Many consider the country a beacon in the Arab World. It is often said that if Tunisia's new start fails, democratisation will falter throughout the region. But that doesn't seem likely. Despite the threats the country faces from terrorists and its sensitive border region with Libya, Tunisia's parliament and president were freely elected. A coalition government was confirmed in February for five years. And the Islamists of the Ennahda Party, who are included in the government by way of a ministerial post, are sticking to the democratic rules.
Young people also have more freedom, says human rights activist Emna Menif. "We have a long tradition of youth culture," she says, adding that it was the 2011 revolution that freed that culture from the claws of the regime: "It used to be that youth culture was dictated from on high. Now the people can do what they wish."
Nevertheless, Menif has reservations about the image of Tunisia as a glimmer of hope in a sea of turmoil. She says she distrusts the Islamists and that she doesn't believe they can be reined in by including them in the political process. In general, the activist adds, the optimism of many observers' is blinding them to the country's problems. There are two societies in Tunisia, says Menif: "One is enlightened and modern. The other has been pushed to the outer edges and socially marginalised."
"The 'Dunes Electroniques' is a great festival, but unfortunately, it's completely detached from our culture," she says, adding a note of criticism. "We have to change the culture. That would be the real revolution." An electronic music festival that is several hours' drive from the cities and villages in the north won't bring about that sort of change, she argues. After all, she says, it's impossible for everyday people to make it to "Dunes", and the ticket price of around 45 euros is too expensive for many young Tunisians.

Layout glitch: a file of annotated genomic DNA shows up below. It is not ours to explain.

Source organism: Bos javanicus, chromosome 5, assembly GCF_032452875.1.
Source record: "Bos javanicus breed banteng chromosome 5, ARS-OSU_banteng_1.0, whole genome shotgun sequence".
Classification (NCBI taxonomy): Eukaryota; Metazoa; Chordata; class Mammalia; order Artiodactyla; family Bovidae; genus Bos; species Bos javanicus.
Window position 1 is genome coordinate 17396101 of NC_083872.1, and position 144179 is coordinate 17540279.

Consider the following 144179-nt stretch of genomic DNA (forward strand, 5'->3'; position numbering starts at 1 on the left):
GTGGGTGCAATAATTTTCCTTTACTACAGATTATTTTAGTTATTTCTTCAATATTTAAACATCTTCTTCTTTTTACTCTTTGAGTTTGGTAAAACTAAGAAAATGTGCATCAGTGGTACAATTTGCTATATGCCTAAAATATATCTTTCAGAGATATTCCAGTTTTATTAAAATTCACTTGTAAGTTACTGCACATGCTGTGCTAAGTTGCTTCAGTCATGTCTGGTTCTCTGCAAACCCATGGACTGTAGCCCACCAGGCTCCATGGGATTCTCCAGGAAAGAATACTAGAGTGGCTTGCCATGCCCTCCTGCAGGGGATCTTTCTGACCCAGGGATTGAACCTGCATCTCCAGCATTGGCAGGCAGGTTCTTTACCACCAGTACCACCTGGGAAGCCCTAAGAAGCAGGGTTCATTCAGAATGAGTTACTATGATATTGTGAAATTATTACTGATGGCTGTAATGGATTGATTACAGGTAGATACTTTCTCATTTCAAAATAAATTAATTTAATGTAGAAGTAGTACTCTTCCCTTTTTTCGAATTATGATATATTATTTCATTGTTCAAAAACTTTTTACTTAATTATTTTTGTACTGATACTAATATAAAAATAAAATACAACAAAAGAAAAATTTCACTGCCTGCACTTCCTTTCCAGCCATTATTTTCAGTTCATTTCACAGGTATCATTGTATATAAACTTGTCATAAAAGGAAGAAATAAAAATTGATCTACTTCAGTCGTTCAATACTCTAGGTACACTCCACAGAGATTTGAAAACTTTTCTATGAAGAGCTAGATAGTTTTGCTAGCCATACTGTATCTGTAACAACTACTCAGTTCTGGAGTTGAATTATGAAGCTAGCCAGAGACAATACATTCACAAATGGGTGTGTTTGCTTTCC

Coca Cola instead of politics
Outside in the car park near the security checks, several residents of the oasis village of Nefta set up their stands. There's coffee, dates and sandwiches on offer. For the festival's few foreign visitors, they've also brought desert roses and kachabias, the long robes with pointed hoods, which are typical for the region and strikingly similar to those worn by some of the characters in George Lucas's films.
On the festival grounds, Coca Cola is distributing advertising material. One attendee has scrawled "I love my beer" on his hat, while another in a colourful muscle shirt and sunglasses is visibly elated when the bass kicks in. He resembles a dancing dervish, spinning around to the music with outstretched arms. The only indication of the tense security situation in the country is the dozens of police vehicles and heavily armed soldiers on the crests of the dunes.
But it is the weather and not the political situation that is causing concern. The opening had to be pushed back by a day due to heavy rains and storms. Multiple DJs had to be left off the programme as a result. Instead of playing in the open air, they performed at nearby hotels.
The next day, the sky above the sandy dunes grew darker and darker. The dancers carried on despite the rain and desert sludge for several hours, but suddenly the music ground to a halt. This year, the electronic dunes were quite literally drowned out by the rain, but the festival is determined to strike back with episode 3.
© Qantara.de 2015
Translated from the German by Greg Wiser